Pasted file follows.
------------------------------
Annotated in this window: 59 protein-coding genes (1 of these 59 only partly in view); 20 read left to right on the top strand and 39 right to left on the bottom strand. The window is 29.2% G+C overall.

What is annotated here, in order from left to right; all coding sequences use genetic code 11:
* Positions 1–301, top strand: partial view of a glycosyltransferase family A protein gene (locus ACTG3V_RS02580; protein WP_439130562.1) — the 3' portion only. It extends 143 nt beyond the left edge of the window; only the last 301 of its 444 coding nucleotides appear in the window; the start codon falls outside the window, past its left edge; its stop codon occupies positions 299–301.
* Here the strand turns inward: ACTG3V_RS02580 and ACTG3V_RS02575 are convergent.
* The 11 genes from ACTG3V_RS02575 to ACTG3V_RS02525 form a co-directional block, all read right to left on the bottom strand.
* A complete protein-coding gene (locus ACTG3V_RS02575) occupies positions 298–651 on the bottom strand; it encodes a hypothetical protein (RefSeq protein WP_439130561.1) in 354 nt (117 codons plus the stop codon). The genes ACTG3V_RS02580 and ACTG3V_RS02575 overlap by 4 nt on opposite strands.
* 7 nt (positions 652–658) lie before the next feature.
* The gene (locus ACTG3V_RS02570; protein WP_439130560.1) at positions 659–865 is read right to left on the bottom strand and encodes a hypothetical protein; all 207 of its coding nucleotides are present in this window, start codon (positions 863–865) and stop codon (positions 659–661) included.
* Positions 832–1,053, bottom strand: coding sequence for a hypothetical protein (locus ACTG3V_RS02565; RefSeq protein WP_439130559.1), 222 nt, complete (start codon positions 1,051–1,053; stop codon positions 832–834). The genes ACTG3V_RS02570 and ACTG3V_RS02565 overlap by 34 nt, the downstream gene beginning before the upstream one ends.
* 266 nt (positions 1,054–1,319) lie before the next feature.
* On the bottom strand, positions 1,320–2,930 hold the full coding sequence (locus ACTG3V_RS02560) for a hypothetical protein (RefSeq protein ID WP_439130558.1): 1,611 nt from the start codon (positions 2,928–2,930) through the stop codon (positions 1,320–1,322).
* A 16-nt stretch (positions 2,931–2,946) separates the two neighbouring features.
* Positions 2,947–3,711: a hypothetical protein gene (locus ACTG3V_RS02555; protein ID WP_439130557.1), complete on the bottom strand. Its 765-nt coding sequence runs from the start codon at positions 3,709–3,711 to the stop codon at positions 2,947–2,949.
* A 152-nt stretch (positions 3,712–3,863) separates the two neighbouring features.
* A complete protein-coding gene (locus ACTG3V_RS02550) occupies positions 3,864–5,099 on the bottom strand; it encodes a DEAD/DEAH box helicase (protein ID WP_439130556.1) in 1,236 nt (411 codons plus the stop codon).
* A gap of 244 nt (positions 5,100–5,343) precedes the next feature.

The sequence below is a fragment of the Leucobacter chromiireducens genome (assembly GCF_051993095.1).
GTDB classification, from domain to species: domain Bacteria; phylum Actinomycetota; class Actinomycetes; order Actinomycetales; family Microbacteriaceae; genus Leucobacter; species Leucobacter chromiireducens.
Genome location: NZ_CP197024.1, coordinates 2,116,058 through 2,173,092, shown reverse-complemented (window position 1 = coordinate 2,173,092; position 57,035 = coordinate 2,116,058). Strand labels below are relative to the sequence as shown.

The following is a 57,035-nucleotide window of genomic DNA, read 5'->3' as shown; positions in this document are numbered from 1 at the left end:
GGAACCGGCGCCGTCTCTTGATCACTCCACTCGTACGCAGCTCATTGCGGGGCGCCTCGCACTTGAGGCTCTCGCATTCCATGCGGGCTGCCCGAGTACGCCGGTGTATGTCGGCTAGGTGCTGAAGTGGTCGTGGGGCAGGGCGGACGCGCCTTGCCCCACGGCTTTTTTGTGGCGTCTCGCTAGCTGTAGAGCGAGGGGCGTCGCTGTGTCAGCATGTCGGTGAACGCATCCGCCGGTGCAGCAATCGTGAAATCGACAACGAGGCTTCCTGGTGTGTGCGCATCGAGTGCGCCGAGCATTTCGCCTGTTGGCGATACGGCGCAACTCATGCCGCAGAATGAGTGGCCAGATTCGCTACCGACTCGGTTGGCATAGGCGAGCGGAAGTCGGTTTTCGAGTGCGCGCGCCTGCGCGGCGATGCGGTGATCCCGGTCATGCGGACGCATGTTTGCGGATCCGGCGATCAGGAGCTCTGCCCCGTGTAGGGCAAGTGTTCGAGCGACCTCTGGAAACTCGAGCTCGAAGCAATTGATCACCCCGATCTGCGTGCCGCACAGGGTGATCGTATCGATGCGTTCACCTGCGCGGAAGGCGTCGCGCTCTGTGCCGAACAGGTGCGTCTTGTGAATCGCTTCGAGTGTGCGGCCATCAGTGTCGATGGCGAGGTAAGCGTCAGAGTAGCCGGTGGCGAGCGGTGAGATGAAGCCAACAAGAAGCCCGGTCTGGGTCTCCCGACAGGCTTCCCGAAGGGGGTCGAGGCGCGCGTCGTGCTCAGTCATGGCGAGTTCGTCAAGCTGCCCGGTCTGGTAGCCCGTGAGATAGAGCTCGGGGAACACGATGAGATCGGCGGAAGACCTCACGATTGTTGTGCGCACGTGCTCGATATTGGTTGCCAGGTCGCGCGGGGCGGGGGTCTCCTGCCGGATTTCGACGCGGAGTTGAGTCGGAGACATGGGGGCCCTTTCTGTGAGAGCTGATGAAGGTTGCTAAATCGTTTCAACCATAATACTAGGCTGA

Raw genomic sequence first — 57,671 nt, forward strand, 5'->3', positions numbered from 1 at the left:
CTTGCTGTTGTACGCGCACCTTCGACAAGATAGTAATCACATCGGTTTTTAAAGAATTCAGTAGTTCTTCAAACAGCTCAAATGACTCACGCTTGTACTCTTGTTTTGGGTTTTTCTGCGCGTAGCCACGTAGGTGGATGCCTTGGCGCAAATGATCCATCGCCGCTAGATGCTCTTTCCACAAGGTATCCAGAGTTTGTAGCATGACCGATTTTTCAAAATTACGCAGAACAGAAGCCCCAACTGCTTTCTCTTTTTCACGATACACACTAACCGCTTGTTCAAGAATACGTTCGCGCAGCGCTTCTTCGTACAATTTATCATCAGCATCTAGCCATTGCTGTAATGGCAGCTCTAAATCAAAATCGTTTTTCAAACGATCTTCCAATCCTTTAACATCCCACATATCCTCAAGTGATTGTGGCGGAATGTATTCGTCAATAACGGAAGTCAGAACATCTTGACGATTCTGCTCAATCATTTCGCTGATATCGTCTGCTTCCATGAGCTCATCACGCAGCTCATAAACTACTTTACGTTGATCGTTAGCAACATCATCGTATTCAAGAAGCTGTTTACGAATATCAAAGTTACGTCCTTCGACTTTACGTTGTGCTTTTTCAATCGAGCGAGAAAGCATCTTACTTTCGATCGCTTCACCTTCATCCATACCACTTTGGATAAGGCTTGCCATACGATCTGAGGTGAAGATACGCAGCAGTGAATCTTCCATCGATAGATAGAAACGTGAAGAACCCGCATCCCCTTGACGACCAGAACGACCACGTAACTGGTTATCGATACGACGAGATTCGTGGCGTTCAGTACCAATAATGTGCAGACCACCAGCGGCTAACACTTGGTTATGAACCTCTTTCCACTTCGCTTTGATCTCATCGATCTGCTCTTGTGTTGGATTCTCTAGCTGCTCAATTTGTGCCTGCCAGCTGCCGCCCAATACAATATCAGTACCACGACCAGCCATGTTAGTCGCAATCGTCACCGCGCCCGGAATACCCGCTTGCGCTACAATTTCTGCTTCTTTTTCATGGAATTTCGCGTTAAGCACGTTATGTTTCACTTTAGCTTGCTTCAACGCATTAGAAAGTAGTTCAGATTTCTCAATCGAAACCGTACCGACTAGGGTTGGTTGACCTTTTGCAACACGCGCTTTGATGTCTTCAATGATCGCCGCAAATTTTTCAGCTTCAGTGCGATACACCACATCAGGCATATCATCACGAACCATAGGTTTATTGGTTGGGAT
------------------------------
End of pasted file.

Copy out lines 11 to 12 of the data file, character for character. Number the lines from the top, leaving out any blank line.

* On the bottom strand, positions 1,320–2,930 hold the full coding sequence (locus ACTG3V_RS02560) for a hypothetical protein (RefSeq protein ID WP_439130558.1): 1,611 nt from the start codon (positions 2,928–2,930) through the stop codon (positions 1,320–1,322).
* A 16-nt stretch (positions 2,931–2,946) separates the two neighbouring features.